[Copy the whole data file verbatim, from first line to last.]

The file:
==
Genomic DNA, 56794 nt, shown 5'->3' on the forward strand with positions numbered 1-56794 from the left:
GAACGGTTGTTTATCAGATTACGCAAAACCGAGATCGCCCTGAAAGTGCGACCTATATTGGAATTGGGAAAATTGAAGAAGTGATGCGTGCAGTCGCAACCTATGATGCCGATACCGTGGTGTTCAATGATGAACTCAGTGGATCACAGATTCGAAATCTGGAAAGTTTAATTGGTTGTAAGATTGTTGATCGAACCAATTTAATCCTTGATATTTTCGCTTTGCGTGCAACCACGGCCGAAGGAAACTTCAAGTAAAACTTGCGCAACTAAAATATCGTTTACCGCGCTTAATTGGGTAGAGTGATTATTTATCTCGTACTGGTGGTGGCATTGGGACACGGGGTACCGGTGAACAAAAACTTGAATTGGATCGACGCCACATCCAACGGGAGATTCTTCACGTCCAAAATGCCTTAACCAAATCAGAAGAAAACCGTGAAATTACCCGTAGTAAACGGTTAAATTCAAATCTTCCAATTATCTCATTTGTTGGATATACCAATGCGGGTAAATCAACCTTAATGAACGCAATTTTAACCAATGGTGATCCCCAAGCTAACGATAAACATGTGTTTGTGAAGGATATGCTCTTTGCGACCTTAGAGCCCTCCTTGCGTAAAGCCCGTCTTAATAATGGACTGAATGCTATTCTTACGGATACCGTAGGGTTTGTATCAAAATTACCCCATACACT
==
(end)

Genomic DNA, 56794 nt, shown 5'->3' on the forward strand with positions numbered 1-56794 from the left:
GAACGGTTGTTTATCAGATTACGCAAAACCGAGATCGCCCTGAAAGTGCGACCTATATTGGAATTGGGAAAATTGAAGAAGTGATGCGTGCAGTCGCAACCTATGATGCCGATACCGTGGTGTTCAATGATGAACTCAGTGGATCACAGATTCGAAATCTGGAAAGTTTAATTGGTTGTAAGATTGTTGATCGAACCAATTTAATCCTTGATATTTTCGCTTTGCGTGCAACCACGGCCGAAGGAAACTTCAAGTAAAACTTGCGCAACTAAAATATCGTTTACCGCGCTTAATTGGGTAGAGTGATTATTTATCTCGTACTGGTGGTGGCATTGGGACACGGGGTACCGGTGAACAAAAACTTGAATTGGATCGACGCCACATCCAACGGGAGATTCTTCACGTCCAAAATGCCTTAACCAAATCAGAAGAAAACCGTGAAATTACCCGTAGTAAACGGTTAAATTCAAATCTTCCAATTATCTCATTTGTTGGATATACCAATGCGGGTAAATCAACCTTAATGAACGCAATTTTAACCAATGGTGATCCCCAAGCTAACGATAAACATGTGTTTGTGAAGGATATGCTCTTTGCGACCTTAGAGCCCTCCTTGCGTAAAGCCCGTCTTAATAATGGACTGAATGCTATTCTTACGGATACCGTAGGGTTTGTATCAAAATTACCCCATACACT